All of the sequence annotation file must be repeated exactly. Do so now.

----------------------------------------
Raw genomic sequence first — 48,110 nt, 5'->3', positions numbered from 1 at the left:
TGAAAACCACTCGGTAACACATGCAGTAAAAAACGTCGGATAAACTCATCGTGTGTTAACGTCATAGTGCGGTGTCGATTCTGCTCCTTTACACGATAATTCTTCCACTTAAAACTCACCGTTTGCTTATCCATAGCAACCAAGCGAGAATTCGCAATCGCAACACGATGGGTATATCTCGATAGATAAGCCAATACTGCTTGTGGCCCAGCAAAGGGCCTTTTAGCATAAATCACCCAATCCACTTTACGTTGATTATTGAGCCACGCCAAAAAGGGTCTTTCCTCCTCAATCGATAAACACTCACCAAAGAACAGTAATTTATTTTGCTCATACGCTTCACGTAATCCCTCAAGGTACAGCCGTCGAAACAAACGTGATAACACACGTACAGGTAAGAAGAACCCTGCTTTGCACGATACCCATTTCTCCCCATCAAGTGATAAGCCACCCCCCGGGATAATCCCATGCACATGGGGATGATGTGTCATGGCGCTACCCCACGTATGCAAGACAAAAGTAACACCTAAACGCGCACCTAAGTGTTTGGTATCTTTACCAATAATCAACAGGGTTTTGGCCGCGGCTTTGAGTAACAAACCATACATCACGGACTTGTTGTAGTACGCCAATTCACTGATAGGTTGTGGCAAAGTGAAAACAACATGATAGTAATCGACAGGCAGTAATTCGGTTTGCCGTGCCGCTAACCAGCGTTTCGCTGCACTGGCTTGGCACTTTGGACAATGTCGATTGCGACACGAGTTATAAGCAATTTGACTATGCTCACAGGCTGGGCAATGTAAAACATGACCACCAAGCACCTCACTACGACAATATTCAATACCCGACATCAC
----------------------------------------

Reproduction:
Raw genomic sequence first — 48,110 nt, 5'->3', positions numbered from 1 at the left:
TGAAAACCACTCGGTAACACATGCAGTAAAAAACGTCGGATAAACTCATCGTGTGTTAACGTCATAGTGCGGTGTCGATTCTGCTCCTTTACACGATAATTCTTCCACTTAAAACTCACCGTTTGCTTATCCATAGCAACCAAGCGAGAATTCGCAATCGCAACACGATGGGTATATCTCGATAGATAAGCCAATACTGCTTGTGGCCCAGCAAAGGGCCTTTTAGCATAAATCACCCAATCCACTTTACGTTGATTATTGAGCCACGCCAAAAAGGGTCTTTCCTCCTCAATCGATAAACACTCACCAAAGAACAGTAATTTATTTTGCTCATACGCTTCACGTAATCCCTCAAGGTACAGCCGTCGAAACAAACGTGATAACACACGTACAGGTAAGAAGAACCCTGCTTTGCACGATACCCATTTCTCCCCATCAAGTGATAAGCCACCCCCCGGGATAATCCCATGCACATGGGGATGATGTGTCATGGCGCTACCCCACGTATGCAAGACAAAAGTAACACCTAAACGCGCACCTAAGTGTTTGGTATCTTTACCAATAATCAACAGGGTTTTGGCCGCGGCTTTGAGTAACAAACCATACATCACGGACTTGTTGTAGTACGCCAATTCACTGATAGGTTGTGGCAAAGTGAAAACAACATGATAGTAATCGACAGGCAGTAATTCGGTTTGCCGTGCCGCTAACCAGCGTTTCGCTGCACTGGCTTGGCACTTTGGACAATGTCGATTGCGACACGAGTTATAAGCAATTTGACTATGCTCACAGGCTGGGCAATGTAAAACATGACCACCAAGCACCTCACTACGACAATATTCAATACCCGACATCAC